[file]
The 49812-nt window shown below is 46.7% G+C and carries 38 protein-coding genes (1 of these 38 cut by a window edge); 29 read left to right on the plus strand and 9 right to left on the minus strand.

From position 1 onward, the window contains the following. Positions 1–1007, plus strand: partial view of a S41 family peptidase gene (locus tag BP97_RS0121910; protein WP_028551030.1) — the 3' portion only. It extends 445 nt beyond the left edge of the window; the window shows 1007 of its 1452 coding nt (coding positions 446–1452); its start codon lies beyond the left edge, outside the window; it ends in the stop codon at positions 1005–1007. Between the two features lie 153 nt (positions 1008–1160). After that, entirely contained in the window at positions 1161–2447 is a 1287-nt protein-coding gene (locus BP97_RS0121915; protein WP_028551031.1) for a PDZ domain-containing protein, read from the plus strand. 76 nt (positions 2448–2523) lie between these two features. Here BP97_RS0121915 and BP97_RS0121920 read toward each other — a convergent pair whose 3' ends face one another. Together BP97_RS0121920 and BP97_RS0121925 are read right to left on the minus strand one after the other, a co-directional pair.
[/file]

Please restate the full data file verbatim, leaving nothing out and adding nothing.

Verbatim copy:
The 49812-nt window shown below is 46.7% G+C and carries 38 protein-coding genes (1 of these 38 cut by a window edge); 29 read left to right on the plus strand and 9 right to left on the minus strand.

From position 1 onward, the window contains the following. Positions 1–1007, plus strand: partial view of a S41 family peptidase gene (locus tag BP97_RS0121910; protein WP_028551030.1) — the 3' portion only. It extends 445 nt beyond the left edge of the window; the window shows 1007 of its 1452 coding nt (coding positions 446–1452); its start codon lies beyond the left edge, outside the window; it ends in the stop codon at positions 1005–1007. Between the two features lie 153 nt (positions 1008–1160). After that, entirely contained in the window at positions 1161–2447 is a 1287-nt protein-coding gene (locus BP97_RS0121915; protein WP_028551031.1) for a PDZ domain-containing protein, read from the plus strand. 76 nt (positions 2448–2523) lie between these two features. Here BP97_RS0121915 and BP97_RS0121920 read toward each other — a convergent pair whose 3' ends face one another. Together BP97_RS0121920 and BP97_RS0121925 are read right to left on the minus strand one after the other, a co-directional pair.